"Smart money”—money that sophisticated, high-rolling people spend—is a term that has been used in horseracing since at least 1893. The term “smart money” has also been used since the 17th century with the meaning of compensation for an injury. “Smart money” moved from horseracing and gambling use to Wall Street by the 1920s and 1930s. The film Smart Money (1931), featuring Edward G. Robinson and James Cagney, further popularized the term.
The term “dumb money”—money from small, unsophisticated investors—has been cited in print since at least the 1980s.
SmartMoney The Wall Street Journal Magazine of Personal Business was launched in 1992 by Hearst Corporation and Dow Jones & Company. In 2010, Hearst sold its stake to Dow Jones. Its first editor was Norman Pearlstine. It is published monthly and its current circulation is 824,327.
SmartMoney‘s target market is affluent professional and managerial business people needing personal finance information. Regular topics include ideas for saving, investing, and spending, as well as coverage of technology, automotive, and lifestyle subjects including travel, fashion, wine, music, and food.
(Oxford English Dictionary)
smart money n. U.S. money bet or invested by persons with expert knowledge; transf. knowledgeable persons.
1926 Amer. Mercury Dec. 464/2 In referring to money wagered by persons with good tips or information, the term used is smart money.
1930 W. R. Burnett Iron Man i. 5 ‘Well,’ said Regan, ‘all the smart money’s on the black boy.’
1947 Sun (Baltimore) 6 Aug. 10/5 Bookmakers and layoff men are gamblers and many times they add personal wages to ‘smart money’.
A sum of money paid to sailors, soldiers, workmen, etc., as compensation for disablement or injuries received while on duty or at work.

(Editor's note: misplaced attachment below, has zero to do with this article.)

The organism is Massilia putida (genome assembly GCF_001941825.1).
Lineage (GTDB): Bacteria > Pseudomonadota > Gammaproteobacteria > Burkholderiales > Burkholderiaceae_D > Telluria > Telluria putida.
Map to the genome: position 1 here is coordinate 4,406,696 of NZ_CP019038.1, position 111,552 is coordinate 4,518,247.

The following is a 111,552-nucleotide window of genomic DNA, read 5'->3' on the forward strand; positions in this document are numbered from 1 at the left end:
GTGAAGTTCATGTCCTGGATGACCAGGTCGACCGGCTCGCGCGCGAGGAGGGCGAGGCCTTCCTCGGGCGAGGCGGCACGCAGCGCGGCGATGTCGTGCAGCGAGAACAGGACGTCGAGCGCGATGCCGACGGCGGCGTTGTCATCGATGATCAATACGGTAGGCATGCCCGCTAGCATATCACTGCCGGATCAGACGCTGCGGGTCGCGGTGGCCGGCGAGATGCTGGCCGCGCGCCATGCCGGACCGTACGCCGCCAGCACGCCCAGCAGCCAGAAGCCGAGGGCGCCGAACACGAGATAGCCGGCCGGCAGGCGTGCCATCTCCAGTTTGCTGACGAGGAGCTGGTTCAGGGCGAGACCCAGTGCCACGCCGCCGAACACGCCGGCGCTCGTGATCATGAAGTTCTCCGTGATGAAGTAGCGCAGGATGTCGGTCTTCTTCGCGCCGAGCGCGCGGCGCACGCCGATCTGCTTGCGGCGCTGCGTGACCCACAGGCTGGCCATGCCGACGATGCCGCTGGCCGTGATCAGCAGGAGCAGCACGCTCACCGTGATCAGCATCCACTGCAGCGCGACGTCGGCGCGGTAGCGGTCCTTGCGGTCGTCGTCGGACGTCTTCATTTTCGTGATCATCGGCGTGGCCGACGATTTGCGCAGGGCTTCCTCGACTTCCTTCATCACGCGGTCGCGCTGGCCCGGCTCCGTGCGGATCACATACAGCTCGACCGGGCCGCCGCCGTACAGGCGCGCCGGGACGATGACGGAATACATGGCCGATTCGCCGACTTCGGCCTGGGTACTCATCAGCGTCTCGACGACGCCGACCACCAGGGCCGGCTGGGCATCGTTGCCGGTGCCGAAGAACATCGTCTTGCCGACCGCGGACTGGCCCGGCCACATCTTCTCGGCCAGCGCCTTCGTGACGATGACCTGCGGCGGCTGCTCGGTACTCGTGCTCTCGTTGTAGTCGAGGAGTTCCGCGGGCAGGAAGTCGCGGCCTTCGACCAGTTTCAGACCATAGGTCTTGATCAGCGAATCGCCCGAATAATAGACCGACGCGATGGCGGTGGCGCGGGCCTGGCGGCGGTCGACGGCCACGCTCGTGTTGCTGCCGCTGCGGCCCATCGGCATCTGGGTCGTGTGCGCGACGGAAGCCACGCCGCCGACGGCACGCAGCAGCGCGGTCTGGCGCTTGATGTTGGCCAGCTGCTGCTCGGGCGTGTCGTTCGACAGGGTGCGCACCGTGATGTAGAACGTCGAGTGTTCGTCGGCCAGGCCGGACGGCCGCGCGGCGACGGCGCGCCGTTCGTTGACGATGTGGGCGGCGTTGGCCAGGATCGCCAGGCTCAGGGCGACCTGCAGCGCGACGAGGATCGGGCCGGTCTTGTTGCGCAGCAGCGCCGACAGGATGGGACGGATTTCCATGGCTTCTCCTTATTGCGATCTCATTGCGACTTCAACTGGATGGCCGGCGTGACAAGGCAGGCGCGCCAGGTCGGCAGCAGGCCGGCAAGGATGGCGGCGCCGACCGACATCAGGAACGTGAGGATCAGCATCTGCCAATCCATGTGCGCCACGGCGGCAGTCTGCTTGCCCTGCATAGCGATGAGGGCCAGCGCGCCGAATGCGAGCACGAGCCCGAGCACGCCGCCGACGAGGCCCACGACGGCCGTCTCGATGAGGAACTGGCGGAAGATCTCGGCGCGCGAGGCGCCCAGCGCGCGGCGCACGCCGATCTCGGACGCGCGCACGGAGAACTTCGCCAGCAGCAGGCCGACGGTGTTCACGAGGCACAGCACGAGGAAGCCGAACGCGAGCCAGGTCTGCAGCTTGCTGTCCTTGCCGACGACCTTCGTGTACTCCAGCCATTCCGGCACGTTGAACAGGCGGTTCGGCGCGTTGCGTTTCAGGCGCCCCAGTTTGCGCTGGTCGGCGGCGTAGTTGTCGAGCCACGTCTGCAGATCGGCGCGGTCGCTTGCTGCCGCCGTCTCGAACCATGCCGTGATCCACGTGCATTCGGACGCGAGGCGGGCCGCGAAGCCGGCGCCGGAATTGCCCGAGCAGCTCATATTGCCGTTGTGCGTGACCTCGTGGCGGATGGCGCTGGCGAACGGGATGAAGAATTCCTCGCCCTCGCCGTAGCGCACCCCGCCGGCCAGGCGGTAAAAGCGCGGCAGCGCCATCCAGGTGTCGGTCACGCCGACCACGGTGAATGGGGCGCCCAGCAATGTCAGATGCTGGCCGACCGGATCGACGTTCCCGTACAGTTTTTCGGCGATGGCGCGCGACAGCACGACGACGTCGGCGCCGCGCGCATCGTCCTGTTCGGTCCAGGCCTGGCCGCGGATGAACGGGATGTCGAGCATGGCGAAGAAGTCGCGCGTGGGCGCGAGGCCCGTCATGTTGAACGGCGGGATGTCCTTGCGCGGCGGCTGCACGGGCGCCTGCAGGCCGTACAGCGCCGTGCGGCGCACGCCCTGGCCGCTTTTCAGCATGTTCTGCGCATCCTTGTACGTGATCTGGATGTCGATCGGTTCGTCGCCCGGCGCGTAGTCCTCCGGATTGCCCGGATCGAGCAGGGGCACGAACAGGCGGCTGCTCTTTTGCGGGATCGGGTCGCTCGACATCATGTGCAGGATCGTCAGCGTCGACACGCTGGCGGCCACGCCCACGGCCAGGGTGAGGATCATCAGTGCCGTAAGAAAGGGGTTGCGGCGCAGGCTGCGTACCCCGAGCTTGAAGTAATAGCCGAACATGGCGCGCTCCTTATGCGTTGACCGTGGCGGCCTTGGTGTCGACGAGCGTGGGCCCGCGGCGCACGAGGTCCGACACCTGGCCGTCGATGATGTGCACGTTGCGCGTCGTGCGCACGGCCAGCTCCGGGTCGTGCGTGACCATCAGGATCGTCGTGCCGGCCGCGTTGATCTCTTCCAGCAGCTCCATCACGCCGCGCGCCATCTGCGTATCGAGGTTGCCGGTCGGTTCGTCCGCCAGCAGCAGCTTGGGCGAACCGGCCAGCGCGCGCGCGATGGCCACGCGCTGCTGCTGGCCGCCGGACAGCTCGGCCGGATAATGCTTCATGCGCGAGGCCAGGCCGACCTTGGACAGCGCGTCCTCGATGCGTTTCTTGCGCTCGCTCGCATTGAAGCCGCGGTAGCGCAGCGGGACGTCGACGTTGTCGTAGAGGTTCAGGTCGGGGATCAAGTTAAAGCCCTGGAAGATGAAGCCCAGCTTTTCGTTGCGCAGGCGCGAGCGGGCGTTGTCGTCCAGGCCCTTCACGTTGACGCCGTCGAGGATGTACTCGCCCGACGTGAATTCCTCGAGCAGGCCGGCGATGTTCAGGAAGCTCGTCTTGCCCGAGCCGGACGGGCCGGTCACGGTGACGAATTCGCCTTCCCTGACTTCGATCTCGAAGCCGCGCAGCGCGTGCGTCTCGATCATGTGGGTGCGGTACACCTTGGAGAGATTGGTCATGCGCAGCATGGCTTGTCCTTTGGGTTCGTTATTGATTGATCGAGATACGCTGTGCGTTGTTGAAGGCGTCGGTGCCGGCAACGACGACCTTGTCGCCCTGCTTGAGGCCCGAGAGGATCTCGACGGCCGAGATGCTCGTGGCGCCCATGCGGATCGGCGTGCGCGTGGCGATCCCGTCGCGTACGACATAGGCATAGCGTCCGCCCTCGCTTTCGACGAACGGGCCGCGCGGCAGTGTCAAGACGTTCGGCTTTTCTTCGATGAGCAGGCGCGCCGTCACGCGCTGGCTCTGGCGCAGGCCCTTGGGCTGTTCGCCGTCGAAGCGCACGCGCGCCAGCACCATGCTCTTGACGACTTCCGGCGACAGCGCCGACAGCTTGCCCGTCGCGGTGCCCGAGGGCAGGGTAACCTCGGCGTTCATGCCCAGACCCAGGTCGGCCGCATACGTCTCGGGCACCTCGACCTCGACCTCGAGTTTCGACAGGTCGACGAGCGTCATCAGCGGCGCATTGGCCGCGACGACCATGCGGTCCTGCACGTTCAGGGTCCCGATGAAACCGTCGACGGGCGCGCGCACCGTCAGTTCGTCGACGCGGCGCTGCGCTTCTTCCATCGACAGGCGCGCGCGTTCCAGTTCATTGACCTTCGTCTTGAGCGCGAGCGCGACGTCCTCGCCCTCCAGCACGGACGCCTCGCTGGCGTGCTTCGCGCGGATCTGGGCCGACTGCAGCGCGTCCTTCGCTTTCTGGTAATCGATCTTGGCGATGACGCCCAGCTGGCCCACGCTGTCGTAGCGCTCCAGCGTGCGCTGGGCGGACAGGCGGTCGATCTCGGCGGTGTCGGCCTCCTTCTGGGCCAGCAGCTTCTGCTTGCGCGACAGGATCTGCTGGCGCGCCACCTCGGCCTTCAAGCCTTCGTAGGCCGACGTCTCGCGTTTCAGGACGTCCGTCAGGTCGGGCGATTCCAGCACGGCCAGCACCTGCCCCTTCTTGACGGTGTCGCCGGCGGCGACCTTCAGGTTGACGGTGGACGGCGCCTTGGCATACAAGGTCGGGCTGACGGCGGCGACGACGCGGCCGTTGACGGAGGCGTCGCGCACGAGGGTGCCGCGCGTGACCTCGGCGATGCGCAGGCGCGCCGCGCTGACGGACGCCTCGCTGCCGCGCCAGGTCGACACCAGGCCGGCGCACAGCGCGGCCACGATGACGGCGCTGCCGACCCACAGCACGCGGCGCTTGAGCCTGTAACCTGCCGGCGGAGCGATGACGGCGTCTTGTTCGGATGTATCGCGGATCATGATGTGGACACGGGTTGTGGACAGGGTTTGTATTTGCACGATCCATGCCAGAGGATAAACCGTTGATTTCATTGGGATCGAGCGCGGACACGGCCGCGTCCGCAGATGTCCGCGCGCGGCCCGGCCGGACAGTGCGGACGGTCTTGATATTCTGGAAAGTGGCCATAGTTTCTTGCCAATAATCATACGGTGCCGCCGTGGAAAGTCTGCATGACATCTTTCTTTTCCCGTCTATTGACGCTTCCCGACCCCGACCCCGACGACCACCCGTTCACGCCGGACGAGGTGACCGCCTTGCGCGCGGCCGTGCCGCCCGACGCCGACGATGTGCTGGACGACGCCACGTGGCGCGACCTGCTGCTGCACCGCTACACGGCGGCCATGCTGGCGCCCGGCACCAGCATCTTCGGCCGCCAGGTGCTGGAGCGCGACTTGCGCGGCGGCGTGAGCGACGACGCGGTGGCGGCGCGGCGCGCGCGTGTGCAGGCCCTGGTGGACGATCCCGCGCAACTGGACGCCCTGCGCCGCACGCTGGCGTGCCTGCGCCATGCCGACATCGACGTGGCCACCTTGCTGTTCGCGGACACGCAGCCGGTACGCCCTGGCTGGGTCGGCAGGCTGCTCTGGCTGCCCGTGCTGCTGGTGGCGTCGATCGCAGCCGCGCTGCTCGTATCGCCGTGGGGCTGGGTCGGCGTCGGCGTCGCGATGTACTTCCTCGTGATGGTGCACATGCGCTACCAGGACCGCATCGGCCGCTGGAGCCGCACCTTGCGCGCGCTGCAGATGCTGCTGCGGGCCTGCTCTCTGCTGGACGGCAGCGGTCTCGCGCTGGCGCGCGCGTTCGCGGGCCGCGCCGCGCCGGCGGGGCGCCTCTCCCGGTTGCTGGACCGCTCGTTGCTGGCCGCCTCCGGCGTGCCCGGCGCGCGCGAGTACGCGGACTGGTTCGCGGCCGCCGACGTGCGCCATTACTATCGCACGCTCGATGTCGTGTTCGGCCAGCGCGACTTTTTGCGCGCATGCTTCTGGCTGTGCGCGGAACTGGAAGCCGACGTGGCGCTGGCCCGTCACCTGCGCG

1693 London Gaz. No. 2836/3, Smart-Money to such Seamen as have been Wounded in Their Majesties Service.
1696 N. Luttrell Diary in Brief Hist. Relation State Affairs (1857) IV. 28 No seaman‥not registred shall have any smart money.
15 January 1893, Daily Inter Ocean (Chicago, IL), pg. 7:
In the handicap at six furlongs, Glenoid, substantially supported by the Smart money, spreadeagled his field and won handily by three lengths from the outsider, Templemore, in 1:17 1/4.
24 October 1894, New York (NY) Herald, “Luck of St. Asaph Bettors First Money Won By the Favorites and Three Outsiders,” pg. 9:
Long Bridge and Seatauket were played to beat him, and both carried a lot of smart money.
Daily Racing Form Archive
24 November 1896, Daily Racing Form, “Dorian Fails Once More,” pg. 1:
Silgo was an even money chance for the first race but he could never get to Highland Fling, a long shot chance shrewdly and carefully played by smart money.
Daily Racing Form Archive
30 June 1898, Daily Racing Form, “David Tenny’s Fast Race,” pg. 1:
Lady Irene carried the smart money.
Smith’s Financial Dictionary
By Howard Irving Smith
New York, NY
Smart money. A term applied to money paid for release from an agreement. Snap judgment.
24 October 1907, Augusta (GA) Chronicles, pg. A5 ad:
WALL STREET TREMBLES
We have the best policies on earth and there are few of them left. Get on the “Band Wagon” boys—the “smart money” is coming our way.
The State Mutual Life Insurance Co. of Ga.
20 July 1924, Omaha (NE) World-Herald, “One Born Every Minute,” pg. 10 col. 3:
The Californians bet no money on Mr. McAdoo. They just bet against Governor Smith, and cleaned up several hundred thousand dollars of “smart money” from down-town New York.
Wikipedia: Smart Money (film)
Smart Money is a 1931 film starring Edward G. Robinson and James Cagney, the only time Robinson and Cagney made a movie together, despite being the two leading gangster actors at Warner Brothers studios all through the 1930s. Smart Money was shot after Robinson’s signature film Little Caesar had been released and while Cagney’s breakthrough film The Public Enemy was also being filmed. The Public Enemy had not been released and so Smart Money is the only film in which Cagney played the kind of supporting role usually done by Humphrey Bogart later in the ‘30s.
Robinson plays a barber who goes to the big city to become a gambler but finds himself rooked by a blonde and a gang of thugs, whereupon he vows to take revenge, with the help of his own henchman (Cagney).
Years of Plunder;
A financial chronicle of our times
By Proctor W. Hansl
New York, NY: H. Smith and R. Haas
...traders throughout the country began to take an interest, but the “smart money” was not deceived.
New York City • Banking/Finance/Insurance • (0) Comments • Monday, June 13, 2011 • Permalink